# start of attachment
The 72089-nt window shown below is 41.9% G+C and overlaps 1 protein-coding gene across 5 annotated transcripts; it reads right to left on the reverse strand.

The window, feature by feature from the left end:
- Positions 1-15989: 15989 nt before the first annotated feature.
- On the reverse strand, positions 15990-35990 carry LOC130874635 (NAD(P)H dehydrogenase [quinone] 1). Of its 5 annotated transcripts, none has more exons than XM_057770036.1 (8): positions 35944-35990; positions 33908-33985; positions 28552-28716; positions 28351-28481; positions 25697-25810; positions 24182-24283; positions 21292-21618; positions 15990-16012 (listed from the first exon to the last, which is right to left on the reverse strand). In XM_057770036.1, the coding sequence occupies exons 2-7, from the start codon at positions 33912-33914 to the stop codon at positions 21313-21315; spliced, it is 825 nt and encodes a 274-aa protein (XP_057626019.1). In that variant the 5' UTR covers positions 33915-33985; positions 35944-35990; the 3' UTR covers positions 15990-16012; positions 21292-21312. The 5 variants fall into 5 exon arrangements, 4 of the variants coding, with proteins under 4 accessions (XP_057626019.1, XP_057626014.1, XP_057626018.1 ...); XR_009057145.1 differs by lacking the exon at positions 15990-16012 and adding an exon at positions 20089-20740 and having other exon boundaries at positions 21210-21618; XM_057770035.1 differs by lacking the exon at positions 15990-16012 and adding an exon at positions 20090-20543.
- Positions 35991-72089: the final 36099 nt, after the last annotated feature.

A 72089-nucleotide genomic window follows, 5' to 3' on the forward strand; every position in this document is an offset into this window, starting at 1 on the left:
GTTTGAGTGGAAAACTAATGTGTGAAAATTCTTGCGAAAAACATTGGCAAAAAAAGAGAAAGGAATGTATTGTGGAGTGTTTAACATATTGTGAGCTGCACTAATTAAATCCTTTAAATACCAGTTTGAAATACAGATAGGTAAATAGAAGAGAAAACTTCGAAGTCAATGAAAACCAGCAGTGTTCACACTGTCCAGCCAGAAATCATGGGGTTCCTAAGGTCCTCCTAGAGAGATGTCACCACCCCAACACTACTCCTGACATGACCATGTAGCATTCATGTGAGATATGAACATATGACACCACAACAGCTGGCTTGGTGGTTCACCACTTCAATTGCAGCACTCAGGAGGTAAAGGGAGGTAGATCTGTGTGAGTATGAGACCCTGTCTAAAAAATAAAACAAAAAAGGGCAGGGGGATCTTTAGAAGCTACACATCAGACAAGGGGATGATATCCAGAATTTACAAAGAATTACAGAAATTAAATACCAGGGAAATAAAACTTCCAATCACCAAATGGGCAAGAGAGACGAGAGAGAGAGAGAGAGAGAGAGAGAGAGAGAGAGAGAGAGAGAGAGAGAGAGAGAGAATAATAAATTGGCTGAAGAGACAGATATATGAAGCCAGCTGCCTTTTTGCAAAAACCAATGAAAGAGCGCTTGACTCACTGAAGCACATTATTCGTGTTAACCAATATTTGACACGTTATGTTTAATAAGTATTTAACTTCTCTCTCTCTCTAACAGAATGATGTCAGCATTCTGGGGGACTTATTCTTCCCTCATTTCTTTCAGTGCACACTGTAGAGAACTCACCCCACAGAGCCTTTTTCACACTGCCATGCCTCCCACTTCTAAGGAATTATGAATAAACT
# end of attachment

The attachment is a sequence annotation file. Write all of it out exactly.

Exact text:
The 72089-nt window shown below is 41.9% G+C and overlaps 1 protein-coding gene across 5 annotated transcripts; it reads right to left on the reverse strand.

The window, feature by feature from the left end:
- Positions 1-15989: 15989 nt before the first annotated feature.
- On the reverse strand, positions 15990-35990 carry LOC130874635 (NAD(P)H dehydrogenase [quinone] 1). Of its 5 annotated transcripts, none has more exons than XM_057770036.1 (8): positions 35944-35990; positions 33908-33985; positions 28552-28716; positions 28351-28481; positions 25697-25810; positions 24182-24283; positions 21292-21618; positions 15990-16012 (listed from the first exon to the last, which is right to left on the reverse strand). In XM_057770036.1, the coding sequence occupies exons 2-7, from the start codon at positions 33912-33914 to the stop codon at positions 21313-21315; spliced, it is 825 nt and encodes a 274-aa protein (XP_057626019.1). In that variant the 5' UTR covers positions 33915-33985; positions 35944-35990; the 3' UTR covers positions 15990-16012; positions 21292-21312. The 5 variants fall into 5 exon arrangements, 4 of the variants coding, with proteins under 4 accessions (XP_057626019.1, XP_057626014.1, XP_057626018.1 ...); XR_009057145.1 differs by lacking the exon at positions 15990-16012 and adding an exon at positions 20089-20740 and having other exon boundaries at positions 21210-21618; XM_057770035.1 differs by lacking the exon at positions 15990-16012 and adding an exon at positions 20090-20543.
- Positions 35991-72089: the final 36099 nt, after the last annotated feature.

A 72089-nucleotide genomic window follows, 5' to 3' on the forward strand; every position in this document is an offset into this window, starting at 1 on the left:
GTTTGAGTGGAAAACTAATGTGTGAAAATTCTTGCGAAAAACATTGGCAAAAAAAGAGAAAGGAATGTATTGTGGAGTGTTTAACATATTGTGAGCTGCACTAATTAAATCCTTTAAATACCAGTTTGAAATACAGATAGGTAAATAGAAGAGAAAACTTCGAAGTCAATGAAAACCAGCAGTGTTCACACTGTCCAGCCAGAAATCATGGGGTTCCTAAGGTCCTCCTAGAGAGATGTCACCACCCCAACACTACTCCTGACATGACCATGTAGCATTCATGTGAGATATGAACATATGACACCACAACAGCTGGCTTGGTGGTTCACCACTTCAATTGCAGCACTCAGGAGGTAAAGGGAGGTAGATCTGTGTGAGTATGAGACCCTGTCTAAAAAATAAAACAAAAAAGGGCAGGGGGATCTTTAGAAGCTACACATCAGACAAGGGGATGATATCCAGAATTTACAAAGAATTACAGAAATTAAATACCAGGGAAATAAAACTTCCAATCACCAAATGGGCAAGAGAGACGAGAGAGAGAGAGAGAGAGAGAGAGAGAGAGAGAGAGAGAGAGAGAGAGAGAGAGAGAATAATAAATTGGCTGAAGAGACAGATATATGAAGCCAGCTGCCTTTTTGCAAAAACCAATGAAAGAGCGCTTGACTCACTGAAGCACATTATTCGTGTTAACCAATATTTGACACGTTATGTTTAATAAGTATTTAACTTCTCTCTCTCTCTAACAGAATGATGTCAGCATTCTGGGGGACTTATTCTTCCCTCATTTCTTTCAGTGCACACTGTAGAGAACTCACCCCACAGAGCCTTTTTCACACTGCCATGCCTCCCACTTCTAAGGAATTATGAATAAACT